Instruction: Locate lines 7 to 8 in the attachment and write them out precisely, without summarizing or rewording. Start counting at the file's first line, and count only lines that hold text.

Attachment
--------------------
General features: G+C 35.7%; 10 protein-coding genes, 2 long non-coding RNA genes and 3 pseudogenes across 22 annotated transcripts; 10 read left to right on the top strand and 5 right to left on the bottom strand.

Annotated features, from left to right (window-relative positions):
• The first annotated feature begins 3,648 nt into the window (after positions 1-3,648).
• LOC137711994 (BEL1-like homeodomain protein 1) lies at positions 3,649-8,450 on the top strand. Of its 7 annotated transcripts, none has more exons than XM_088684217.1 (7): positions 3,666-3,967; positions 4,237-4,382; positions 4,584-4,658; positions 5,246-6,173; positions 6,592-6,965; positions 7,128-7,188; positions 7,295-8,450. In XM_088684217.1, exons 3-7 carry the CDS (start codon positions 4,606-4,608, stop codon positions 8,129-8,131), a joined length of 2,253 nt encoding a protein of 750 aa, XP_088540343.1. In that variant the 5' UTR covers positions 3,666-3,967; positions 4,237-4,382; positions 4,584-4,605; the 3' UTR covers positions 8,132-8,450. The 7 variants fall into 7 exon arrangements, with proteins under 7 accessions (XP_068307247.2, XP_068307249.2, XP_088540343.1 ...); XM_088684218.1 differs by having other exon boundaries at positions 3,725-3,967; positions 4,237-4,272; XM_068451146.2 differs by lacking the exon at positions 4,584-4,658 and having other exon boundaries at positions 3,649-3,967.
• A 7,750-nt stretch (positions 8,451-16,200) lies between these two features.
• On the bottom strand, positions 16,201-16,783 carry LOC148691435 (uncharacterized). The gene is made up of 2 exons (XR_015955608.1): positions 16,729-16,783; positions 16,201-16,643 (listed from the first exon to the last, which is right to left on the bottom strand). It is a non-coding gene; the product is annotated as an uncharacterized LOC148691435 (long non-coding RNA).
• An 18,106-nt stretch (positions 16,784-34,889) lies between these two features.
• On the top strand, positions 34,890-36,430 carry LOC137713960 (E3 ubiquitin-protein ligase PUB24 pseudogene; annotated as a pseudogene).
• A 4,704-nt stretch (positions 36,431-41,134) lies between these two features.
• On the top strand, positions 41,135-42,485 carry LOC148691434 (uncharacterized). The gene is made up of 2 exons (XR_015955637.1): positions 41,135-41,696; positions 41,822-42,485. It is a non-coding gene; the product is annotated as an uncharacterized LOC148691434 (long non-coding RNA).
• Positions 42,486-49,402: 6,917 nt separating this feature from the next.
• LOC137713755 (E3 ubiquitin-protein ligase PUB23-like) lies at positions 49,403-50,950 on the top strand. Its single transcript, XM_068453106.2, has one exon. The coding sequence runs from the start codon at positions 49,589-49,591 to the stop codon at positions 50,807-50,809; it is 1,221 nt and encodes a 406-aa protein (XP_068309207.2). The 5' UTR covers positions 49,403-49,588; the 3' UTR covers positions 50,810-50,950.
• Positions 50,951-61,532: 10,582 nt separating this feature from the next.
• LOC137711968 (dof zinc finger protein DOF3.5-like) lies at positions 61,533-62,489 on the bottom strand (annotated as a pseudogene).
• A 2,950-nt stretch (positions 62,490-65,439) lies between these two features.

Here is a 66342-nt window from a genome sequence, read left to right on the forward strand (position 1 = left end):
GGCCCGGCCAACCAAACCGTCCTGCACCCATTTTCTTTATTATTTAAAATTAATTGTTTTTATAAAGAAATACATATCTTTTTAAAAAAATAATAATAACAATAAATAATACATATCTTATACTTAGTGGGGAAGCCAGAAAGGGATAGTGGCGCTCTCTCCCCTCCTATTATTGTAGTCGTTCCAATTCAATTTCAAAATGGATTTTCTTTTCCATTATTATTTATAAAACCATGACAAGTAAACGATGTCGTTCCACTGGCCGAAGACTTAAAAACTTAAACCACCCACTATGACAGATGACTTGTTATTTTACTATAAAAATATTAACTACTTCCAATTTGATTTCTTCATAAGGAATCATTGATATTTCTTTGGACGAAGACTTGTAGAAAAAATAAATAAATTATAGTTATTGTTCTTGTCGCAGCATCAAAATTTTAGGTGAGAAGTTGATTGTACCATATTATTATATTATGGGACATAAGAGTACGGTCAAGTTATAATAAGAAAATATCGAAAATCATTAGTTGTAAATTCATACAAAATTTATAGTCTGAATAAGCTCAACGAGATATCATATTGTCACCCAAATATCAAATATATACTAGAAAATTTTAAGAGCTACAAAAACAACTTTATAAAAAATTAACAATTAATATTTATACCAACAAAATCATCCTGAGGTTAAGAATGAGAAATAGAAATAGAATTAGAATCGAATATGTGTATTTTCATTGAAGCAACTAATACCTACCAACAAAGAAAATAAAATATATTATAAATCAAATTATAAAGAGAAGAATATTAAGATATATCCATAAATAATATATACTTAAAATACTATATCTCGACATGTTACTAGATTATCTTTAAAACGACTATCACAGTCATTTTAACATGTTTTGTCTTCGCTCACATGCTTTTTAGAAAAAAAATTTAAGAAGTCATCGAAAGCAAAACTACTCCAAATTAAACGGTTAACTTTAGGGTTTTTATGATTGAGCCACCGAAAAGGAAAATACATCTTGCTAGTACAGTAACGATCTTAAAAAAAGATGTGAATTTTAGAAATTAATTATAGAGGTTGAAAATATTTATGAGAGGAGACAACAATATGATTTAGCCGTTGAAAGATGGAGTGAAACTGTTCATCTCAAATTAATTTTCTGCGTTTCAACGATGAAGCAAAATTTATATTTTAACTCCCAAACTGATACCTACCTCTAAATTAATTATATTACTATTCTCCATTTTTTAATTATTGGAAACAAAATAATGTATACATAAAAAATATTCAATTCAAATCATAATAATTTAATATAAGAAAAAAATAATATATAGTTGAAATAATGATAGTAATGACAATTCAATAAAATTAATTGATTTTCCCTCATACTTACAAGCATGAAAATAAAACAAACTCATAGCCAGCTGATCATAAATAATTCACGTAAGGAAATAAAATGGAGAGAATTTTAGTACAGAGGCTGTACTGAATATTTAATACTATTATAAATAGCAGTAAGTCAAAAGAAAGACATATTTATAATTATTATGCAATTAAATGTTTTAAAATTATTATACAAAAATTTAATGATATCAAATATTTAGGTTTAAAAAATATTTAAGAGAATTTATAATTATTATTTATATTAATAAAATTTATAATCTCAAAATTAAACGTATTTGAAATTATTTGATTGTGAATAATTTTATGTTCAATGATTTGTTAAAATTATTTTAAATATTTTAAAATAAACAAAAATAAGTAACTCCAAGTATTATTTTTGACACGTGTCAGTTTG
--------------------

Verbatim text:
• An 18,106-nt stretch (positions 16,784-34,889) lies between these two features.
• On the top strand, positions 34,890-36,430 carry LOC137713960 (E3 ubiquitin-protein ligase PUB24 pseudogene; annotated as a pseudogene).